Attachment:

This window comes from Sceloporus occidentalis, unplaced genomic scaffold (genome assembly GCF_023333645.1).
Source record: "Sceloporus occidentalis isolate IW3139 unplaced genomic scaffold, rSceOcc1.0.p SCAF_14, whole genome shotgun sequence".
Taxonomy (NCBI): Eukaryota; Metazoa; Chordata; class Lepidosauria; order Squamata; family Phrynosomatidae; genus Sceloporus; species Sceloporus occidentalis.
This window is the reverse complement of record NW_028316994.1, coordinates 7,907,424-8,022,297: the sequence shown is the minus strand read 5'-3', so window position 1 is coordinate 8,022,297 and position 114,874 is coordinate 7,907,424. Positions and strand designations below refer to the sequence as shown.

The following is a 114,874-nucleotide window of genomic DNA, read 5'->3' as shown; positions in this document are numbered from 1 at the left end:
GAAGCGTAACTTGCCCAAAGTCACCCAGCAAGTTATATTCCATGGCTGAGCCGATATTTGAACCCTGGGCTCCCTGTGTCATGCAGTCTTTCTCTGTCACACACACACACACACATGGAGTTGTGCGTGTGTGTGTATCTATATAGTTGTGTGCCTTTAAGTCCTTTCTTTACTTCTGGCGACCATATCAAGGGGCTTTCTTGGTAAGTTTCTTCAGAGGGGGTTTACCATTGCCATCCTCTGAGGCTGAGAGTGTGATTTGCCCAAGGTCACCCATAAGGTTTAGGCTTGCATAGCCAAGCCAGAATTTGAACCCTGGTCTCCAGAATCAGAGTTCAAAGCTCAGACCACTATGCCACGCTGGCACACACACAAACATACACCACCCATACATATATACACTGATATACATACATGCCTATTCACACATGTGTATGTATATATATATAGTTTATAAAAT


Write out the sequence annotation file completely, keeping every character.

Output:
This window comes from Sceloporus occidentalis, unplaced genomic scaffold (genome assembly GCF_023333645.1).
Source record: "Sceloporus occidentalis isolate IW3139 unplaced genomic scaffold, rSceOcc1.0.p SCAF_14, whole genome shotgun sequence".
Taxonomy (NCBI): Eukaryota; Metazoa; Chordata; class Lepidosauria; order Squamata; family Phrynosomatidae; genus Sceloporus; species Sceloporus occidentalis.
This window is the reverse complement of record NW_028316994.1, coordinates 7,907,424-8,022,297: the sequence shown is the minus strand read 5'-3', so window position 1 is coordinate 8,022,297 and position 114,874 is coordinate 7,907,424. Positions and strand designations below refer to the sequence as shown.

The following is a 114,874-nucleotide window of genomic DNA, read 5'->3' as shown; positions in this document are numbered from 1 at the left end:
GAAGCGTAACTTGCCCAAAGTCACCCAGCAAGTTATATTCCATGGCTGAGCCGATATTTGAACCCTGGGCTCCCTGTGTCATGCAGTCTTTCTCTGTCACACACACACACACACATGGAGTTGTGCGTGTGTGTGTATCTATATAGTTGTGTGCCTTTAAGTCCTTTCTTTACTTCTGGCGACCATATCAAGGGGCTTTCTTGGTAAGTTTCTTCAGAGGGGGTTTACCATTGCCATCCTCTGAGGCTGAGAGTGTGATTTGCCCAAGGTCACCCATAAGGTTTAGGCTTGCATAGCCAAGCCAGAATTTGAACCCTGGTCTCCAGAATCAGAGTTCAAAGCTCAGACCACTATGCCACGCTGGCACACACACAAACATACACCACCCATACATATATACACTGATATACATACATGCCTATTCACACATGTGTATGTATATATATATAGTTTATAAAAT